Between 240 and 66 million years ago, gigantic reptiles ruled the skies. Pterosaurs—close cousins of dinosaurs—may not have breathed fire, but with their strong limbs and light, hollow-boned skeletons, they were the first vertebrates to fly.
Unlike bats, which have three fingers embedded in their wings and one free digit for climbing, pterosaurs had one elongated finger that formed the front edge of each wing and three exposed digits for running and climbing. Some earlier species had tails that scientists believe were used to help maneuver, but these disappeared as the pterosaurs evolved into more graceful flyers.
In 2009 Romanian scientists discovered the bones of a new pterosaur species among a fairy-tale landscape of hills and rock structures near a small town called Sebes in Romania’s Transylvania region. They nicknamed their find “Dracula.” Using the fragments of bone as their guide, scientists reconstructed a model of the creature—which they say is the largest pterosaur found to date, reaching around 3.5 meters high with an estimated 12-meter wingspan. The reconstruction is now on display as part of a new pterosaur exhibit at the Altmühltal Dinosaur Museum in Denkendorf, Germany. The exhibit also separately showcases the original specimen’s excavated bones.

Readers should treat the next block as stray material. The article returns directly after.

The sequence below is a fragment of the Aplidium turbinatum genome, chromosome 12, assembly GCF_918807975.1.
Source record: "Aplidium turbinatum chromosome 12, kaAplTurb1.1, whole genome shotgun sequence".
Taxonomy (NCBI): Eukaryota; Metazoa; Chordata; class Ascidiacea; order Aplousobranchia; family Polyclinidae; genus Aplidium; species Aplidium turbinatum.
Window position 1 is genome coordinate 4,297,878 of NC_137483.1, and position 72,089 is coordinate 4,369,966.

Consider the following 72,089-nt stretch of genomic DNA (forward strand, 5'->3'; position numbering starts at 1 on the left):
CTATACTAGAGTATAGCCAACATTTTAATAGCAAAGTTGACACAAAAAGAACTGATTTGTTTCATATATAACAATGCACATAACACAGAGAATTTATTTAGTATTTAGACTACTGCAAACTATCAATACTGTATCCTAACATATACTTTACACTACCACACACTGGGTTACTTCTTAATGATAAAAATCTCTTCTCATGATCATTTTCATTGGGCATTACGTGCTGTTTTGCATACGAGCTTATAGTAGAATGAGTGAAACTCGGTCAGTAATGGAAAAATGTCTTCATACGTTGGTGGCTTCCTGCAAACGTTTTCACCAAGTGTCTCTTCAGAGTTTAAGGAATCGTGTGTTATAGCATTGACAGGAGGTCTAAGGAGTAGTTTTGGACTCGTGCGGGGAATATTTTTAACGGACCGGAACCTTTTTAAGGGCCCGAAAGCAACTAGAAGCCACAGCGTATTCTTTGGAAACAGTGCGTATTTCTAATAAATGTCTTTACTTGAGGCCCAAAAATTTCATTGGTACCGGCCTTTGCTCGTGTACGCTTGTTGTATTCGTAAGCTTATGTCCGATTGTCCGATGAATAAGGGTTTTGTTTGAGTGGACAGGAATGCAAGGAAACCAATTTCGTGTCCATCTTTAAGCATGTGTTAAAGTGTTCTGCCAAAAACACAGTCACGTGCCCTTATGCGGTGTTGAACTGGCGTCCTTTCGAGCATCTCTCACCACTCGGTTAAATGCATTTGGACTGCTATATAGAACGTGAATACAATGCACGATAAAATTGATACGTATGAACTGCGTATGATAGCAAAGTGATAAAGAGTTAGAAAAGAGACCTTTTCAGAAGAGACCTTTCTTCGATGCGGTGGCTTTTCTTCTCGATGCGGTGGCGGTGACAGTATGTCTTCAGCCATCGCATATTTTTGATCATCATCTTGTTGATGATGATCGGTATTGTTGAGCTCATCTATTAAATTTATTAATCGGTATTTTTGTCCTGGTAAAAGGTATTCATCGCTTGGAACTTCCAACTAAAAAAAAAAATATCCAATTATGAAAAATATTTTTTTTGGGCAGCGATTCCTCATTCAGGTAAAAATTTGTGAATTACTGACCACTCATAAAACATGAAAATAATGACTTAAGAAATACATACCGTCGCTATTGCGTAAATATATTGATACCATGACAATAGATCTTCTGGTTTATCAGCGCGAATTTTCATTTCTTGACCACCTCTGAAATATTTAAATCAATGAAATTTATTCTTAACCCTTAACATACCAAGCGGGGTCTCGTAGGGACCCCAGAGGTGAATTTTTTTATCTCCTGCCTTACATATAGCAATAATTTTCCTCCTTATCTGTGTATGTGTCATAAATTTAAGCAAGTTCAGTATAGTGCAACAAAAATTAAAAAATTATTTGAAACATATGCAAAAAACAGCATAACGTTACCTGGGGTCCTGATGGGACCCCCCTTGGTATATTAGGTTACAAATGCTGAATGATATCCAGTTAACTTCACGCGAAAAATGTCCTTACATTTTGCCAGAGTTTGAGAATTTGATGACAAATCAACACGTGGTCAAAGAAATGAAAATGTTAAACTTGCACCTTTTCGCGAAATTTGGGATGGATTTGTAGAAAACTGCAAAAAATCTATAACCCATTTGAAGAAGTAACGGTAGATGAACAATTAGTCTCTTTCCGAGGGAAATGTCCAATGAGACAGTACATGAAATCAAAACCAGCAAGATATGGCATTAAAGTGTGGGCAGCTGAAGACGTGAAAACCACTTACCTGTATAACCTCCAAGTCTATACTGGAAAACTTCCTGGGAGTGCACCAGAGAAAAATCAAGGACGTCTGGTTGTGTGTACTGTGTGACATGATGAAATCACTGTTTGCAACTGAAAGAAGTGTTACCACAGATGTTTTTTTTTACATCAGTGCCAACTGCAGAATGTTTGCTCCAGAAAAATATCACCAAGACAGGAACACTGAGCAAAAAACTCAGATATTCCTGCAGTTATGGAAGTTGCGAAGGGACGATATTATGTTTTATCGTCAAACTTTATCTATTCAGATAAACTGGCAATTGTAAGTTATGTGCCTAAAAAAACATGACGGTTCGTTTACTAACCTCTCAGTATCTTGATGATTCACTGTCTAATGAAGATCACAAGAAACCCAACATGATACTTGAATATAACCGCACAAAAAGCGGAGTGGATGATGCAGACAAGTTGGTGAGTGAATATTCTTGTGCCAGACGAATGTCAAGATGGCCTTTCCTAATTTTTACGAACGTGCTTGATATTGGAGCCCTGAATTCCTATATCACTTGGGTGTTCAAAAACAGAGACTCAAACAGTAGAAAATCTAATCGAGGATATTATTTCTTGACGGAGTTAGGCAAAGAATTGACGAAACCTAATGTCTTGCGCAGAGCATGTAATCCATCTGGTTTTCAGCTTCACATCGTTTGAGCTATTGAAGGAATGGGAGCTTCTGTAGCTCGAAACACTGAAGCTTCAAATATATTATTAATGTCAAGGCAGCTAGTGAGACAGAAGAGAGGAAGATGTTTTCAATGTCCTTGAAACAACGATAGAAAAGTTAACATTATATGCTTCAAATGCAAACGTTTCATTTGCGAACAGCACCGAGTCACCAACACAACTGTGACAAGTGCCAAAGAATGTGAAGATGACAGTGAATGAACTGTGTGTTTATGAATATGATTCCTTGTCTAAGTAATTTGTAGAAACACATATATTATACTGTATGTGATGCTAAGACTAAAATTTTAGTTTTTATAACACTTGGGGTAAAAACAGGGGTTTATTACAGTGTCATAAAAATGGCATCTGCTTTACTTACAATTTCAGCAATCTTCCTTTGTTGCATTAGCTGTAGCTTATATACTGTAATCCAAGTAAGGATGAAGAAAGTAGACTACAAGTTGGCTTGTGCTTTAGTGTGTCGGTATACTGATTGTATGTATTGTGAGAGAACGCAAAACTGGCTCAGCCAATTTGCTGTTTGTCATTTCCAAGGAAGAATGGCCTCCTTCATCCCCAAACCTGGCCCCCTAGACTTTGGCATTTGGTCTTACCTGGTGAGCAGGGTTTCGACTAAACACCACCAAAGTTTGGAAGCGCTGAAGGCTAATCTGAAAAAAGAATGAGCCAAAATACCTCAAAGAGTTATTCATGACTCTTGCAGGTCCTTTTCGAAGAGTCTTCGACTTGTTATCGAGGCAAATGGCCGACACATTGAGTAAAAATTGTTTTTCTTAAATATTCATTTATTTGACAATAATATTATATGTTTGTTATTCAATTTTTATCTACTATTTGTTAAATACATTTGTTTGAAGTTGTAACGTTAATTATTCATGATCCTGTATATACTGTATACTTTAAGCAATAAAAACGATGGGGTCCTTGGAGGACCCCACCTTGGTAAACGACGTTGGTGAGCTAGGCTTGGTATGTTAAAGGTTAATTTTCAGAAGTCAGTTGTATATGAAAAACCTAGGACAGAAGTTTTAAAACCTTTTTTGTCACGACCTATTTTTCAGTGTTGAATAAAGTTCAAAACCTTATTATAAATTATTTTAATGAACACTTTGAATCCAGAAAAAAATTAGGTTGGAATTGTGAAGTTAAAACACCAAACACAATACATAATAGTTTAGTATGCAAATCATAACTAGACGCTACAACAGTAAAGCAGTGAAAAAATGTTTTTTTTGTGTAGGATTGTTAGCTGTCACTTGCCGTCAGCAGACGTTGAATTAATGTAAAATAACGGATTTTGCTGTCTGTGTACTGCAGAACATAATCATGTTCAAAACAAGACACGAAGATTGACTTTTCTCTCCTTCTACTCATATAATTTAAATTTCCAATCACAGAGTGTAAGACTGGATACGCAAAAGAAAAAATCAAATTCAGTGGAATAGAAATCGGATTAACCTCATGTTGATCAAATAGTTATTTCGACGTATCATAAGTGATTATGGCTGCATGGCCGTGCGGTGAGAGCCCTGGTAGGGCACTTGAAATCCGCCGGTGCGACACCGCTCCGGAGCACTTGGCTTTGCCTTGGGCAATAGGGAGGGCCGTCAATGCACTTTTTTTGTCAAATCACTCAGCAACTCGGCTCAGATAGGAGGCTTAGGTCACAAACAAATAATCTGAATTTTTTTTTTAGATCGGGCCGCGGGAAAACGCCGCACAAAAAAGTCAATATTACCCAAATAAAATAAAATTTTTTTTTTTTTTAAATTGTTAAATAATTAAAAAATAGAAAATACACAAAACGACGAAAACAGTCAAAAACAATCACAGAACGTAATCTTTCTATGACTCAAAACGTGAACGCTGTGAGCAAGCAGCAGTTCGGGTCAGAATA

Researchers are not sure whether pterosaurs this size could actually fly. According to the exhibit’s introductory information there is no conclusive evidence to the contrary, but Dracula has a wrist joint that differs greatly from that of other species that have been found, which could mean it was not meant for flight. But if it did fly, Dracula would have been quite a sight (and probably sound): a small-aircraft-sized animal circling the skies, throwing giant shadows over land-dwellers below.